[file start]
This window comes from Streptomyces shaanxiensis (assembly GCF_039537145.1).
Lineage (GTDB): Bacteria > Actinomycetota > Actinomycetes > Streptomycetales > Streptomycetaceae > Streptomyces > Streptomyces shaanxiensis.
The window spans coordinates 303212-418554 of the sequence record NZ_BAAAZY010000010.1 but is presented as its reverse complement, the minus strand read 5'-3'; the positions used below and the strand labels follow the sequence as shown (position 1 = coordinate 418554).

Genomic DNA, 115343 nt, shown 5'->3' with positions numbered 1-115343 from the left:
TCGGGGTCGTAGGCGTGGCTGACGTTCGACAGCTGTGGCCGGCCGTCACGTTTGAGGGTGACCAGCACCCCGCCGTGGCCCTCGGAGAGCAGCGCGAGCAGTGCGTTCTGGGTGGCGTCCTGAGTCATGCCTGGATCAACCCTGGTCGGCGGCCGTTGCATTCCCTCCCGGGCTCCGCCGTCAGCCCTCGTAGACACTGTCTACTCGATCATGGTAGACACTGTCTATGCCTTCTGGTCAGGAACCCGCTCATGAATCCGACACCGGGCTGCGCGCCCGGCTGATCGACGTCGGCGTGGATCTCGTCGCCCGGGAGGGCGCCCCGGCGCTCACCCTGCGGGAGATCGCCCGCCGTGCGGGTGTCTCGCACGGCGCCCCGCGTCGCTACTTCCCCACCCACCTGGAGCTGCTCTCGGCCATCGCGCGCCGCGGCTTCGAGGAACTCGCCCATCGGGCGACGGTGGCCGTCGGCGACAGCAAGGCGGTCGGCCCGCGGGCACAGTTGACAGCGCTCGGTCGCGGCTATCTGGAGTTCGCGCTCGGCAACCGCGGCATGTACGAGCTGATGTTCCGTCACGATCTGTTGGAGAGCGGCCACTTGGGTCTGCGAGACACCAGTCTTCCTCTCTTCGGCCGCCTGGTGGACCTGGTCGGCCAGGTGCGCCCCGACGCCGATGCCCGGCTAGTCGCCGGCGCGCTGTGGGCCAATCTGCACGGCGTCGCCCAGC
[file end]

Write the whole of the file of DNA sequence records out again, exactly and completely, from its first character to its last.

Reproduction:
This window comes from Streptomyces shaanxiensis (assembly GCF_039537145.1).
Lineage (GTDB): Bacteria > Actinomycetota > Actinomycetes > Streptomycetales > Streptomycetaceae > Streptomyces > Streptomyces shaanxiensis.
The window spans coordinates 303212-418554 of the sequence record NZ_BAAAZY010000010.1 but is presented as its reverse complement, the minus strand read 5'-3'; the positions used below and the strand labels follow the sequence as shown (position 1 = coordinate 418554).

Genomic DNA, 115343 nt, shown 5'->3' with positions numbered 1-115343 from the left:
TCGGGGTCGTAGGCGTGGCTGACGTTCGACAGCTGTGGCCGGCCGTCACGTTTGAGGGTGACCAGCACCCCGCCGTGGCCCTCGGAGAGCAGCGCGAGCAGTGCGTTCTGGGTGGCGTCCTGAGTCATGCCTGGATCAACCCTGGTCGGCGGCCGTTGCATTCCCTCCCGGGCTCCGCCGTCAGCCCTCGTAGACACTGTCTACTCGATCATGGTAGACACTGTCTATGCCTTCTGGTCAGGAACCCGCTCATGAATCCGACACCGGGCTGCGCGCCCGGCTGATCGACGTCGGCGTGGATCTCGTCGCCCGGGAGGGCGCCCCGGCGCTCACCCTGCGGGAGATCGCCCGCCGTGCGGGTGTCTCGCACGGCGCCCCGCGTCGCTACTTCCCCACCCACCTGGAGCTGCTCTCGGCCATCGCGCGCCGCGGCTTCGAGGAACTCGCCCATCGGGCGACGGTGGCCGTCGGCGACAGCAAGGCGGTCGGCCCGCGGGCACAGTTGACAGCGCTCGGTCGCGGCTATCTGGAGTTCGCGCTCGGCAACCGCGGCATGTACGAGCTGATGTTCCGTCACGATCTGTTGGAGAGCGGCCACTTGGGTCTGCGAGACACCAGTCTTCCTCTCTTCGGCCGCCTGGTGGACCTGGTCGGCCAGGTGCGCCCCGACGCCGATGCCCGGCTAGTCGCCGGCGCGCTGTGGGCCAATCTGCACGGCGTCGCCCAGC